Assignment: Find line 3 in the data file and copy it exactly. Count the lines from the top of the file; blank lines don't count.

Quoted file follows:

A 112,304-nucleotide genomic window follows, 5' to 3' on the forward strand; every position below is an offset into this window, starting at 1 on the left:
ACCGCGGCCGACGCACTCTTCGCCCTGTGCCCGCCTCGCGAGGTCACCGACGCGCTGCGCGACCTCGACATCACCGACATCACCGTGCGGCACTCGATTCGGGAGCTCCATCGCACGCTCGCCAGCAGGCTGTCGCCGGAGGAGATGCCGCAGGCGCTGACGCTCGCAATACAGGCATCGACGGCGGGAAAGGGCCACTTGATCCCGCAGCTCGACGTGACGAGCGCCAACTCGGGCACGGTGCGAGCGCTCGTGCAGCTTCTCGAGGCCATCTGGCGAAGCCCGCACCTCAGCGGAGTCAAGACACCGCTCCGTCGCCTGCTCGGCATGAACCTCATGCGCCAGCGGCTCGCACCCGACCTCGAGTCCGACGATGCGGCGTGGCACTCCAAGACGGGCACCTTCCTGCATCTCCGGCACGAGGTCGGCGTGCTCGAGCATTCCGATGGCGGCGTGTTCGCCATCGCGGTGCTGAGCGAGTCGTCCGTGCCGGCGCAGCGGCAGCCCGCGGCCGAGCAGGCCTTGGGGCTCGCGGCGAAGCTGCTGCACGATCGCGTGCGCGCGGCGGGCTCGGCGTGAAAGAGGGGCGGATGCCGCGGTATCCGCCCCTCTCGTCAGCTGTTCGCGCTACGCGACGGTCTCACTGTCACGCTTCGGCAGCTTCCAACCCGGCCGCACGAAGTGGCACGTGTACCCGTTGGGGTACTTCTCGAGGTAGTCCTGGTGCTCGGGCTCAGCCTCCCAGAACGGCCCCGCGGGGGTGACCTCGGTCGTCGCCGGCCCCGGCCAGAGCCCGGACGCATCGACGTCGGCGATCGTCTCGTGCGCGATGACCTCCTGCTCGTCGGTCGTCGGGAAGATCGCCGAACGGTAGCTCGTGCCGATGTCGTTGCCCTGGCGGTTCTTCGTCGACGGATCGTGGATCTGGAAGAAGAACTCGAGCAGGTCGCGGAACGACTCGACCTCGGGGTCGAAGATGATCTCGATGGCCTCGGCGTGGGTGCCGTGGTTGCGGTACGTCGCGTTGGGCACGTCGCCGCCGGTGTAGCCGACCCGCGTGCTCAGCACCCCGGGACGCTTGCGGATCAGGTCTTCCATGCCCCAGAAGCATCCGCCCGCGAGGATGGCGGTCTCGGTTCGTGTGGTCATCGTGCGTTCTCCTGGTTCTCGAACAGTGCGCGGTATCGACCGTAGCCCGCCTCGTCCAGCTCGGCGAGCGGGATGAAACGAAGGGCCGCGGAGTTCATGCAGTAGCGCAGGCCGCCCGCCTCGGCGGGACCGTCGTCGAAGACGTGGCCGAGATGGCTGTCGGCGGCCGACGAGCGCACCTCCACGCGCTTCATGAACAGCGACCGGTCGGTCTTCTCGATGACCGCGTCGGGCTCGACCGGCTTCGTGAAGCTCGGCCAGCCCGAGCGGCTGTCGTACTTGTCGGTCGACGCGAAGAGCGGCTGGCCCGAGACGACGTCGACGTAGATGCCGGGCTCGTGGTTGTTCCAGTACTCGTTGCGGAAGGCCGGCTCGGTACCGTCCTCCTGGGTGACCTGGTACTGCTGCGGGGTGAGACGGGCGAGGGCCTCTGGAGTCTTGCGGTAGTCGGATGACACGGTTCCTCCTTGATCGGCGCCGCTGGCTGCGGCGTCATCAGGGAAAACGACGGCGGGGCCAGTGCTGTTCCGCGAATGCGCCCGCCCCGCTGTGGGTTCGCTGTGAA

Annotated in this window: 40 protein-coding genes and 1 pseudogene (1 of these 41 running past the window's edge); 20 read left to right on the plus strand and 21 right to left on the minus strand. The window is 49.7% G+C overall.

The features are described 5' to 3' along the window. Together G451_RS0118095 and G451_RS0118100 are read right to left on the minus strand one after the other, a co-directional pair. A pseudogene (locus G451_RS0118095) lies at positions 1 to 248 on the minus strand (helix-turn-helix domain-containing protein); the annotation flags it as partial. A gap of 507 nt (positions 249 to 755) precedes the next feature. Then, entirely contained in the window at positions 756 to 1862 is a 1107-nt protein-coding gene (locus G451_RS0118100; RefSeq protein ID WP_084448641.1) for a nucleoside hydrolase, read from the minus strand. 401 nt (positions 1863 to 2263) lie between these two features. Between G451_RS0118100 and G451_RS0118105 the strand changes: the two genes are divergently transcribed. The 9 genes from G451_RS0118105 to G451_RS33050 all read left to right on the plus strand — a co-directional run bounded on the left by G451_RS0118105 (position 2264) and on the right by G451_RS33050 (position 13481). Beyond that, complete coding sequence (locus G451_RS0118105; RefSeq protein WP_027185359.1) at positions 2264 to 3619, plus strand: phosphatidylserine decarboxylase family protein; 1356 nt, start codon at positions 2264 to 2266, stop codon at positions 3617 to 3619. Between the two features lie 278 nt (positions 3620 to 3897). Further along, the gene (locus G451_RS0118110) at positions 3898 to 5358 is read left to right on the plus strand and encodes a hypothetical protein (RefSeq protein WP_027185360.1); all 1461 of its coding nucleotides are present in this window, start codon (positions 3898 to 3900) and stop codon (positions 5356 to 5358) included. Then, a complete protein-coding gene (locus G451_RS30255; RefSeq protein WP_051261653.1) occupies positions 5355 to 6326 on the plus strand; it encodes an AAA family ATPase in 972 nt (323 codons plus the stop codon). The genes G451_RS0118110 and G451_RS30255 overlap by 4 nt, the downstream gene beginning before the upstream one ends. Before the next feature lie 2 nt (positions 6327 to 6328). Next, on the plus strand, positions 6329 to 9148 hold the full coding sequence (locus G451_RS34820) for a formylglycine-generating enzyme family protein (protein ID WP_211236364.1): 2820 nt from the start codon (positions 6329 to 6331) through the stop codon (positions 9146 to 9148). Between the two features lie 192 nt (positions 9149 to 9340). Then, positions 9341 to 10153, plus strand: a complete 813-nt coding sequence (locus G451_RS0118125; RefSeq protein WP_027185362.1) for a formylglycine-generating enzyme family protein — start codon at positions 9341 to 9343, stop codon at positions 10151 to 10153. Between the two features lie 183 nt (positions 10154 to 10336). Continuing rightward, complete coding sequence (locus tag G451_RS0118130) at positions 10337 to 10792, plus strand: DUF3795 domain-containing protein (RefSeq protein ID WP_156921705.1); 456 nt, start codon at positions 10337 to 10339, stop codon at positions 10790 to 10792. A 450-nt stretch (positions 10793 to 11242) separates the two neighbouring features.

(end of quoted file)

Annotated in this window: 40 protein-coding genes and 1 pseudogene (1 of these 41 running past the window's edge); 20 read left to right on the plus strand and 21 right to left on the minus strand. The window is 49.7% G+C overall.